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Tuesday, February 17, 2015


It is very purgative to be cleaning my Lompico house. I have a huge garbage bag, mostly of my sister's old clothes she gave me, long ago. I have very few of her clothes now.  I am really letting go many of her old things.  I had so few of them; the ones of sentimental value, I am keeping, of course.
Lots of old school papers from the kids, which I am keeping in a special cabinet. That house has an incredible amount of storage, and will have more so, of course. The hardest part will be the kids' room, not only for the fact that right now it is a mess, but for the memories and the fact that they are grown and gone. It was so short a time from when we moved in there to those kids all leaving the nest.

I thought of how my sister helped us in those years and how much I wish she was still here.  She was not perfect, and I often felt obligated (because she and my younger brother were the only ones really there for us) to pretty much do whatever she asked of me. If she wanted to call at nine and keep me on the phone until one, even on school nights, I felt I had to do that.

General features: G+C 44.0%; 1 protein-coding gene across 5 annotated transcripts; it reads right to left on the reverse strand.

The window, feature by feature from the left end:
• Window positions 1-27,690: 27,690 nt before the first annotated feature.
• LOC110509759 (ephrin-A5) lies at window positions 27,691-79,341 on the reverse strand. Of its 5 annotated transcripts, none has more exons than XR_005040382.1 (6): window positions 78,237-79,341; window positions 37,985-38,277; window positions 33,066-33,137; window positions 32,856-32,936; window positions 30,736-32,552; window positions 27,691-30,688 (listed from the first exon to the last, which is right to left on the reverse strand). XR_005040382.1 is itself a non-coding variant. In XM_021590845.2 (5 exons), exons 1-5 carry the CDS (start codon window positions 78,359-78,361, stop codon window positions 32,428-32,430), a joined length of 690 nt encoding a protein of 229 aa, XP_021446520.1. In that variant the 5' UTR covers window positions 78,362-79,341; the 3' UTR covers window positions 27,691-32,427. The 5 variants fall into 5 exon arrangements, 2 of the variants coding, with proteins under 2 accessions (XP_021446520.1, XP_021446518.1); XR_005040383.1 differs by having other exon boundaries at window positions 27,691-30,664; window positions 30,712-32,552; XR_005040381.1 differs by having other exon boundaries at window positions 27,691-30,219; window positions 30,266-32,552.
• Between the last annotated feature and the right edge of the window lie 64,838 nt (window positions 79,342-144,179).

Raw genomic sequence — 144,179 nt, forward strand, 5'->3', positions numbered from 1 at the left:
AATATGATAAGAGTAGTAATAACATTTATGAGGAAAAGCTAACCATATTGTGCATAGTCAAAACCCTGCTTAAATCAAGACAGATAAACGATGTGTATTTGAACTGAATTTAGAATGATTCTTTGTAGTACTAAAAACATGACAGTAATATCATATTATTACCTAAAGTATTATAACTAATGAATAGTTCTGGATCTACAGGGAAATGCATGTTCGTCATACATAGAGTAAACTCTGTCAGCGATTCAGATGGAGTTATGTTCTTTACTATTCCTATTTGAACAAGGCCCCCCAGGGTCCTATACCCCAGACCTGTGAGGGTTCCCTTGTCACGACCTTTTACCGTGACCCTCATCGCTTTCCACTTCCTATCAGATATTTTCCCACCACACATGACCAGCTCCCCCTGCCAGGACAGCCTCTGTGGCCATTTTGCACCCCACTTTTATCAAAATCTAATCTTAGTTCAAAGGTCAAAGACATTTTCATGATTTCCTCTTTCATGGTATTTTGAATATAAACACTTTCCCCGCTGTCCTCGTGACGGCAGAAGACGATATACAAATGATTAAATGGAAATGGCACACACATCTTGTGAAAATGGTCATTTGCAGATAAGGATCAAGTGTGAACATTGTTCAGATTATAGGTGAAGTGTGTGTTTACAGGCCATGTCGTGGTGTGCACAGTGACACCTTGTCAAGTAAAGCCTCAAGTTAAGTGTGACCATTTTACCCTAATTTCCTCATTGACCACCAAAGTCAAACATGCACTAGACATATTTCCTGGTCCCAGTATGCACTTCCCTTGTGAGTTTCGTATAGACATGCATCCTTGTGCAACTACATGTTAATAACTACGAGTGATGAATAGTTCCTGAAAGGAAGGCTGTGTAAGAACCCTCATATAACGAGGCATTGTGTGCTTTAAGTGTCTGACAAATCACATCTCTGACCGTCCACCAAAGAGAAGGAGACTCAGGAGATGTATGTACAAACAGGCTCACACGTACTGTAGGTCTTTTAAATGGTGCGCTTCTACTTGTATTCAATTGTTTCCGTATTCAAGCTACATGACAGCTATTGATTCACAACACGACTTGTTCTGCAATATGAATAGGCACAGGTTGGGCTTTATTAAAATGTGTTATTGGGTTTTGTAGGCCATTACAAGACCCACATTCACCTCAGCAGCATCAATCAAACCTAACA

I wish now that my sister had understood how important it was for me to have time after dinner to get the kids to bed.  Invariably she called at nine every night, just when the kids were getting ready to settle in, finish baths, etc.  I realize she had the same problem I did:  our violent family fights as children took place at night, so nights were a time of panic and fear. At the same time, my own therapist helped me learn to be okay at night and not hypervigliant. Yet, difficult as things were, she was truly one of my only sources of support and love in those years. I will be sad for the rest of my life that she never had the loving relationship she deserved, which I think increased her sadness and emotional vulnerability. There is so little of her left in the world now, and I am sad about that.

Still, it is good to get rid of things that no longer serve. We are, after all, not the sum of the things we carry into the world. I find myself wondering what is left of Asha's things: what did her husband keep of hers? I wonder if I will ever find out.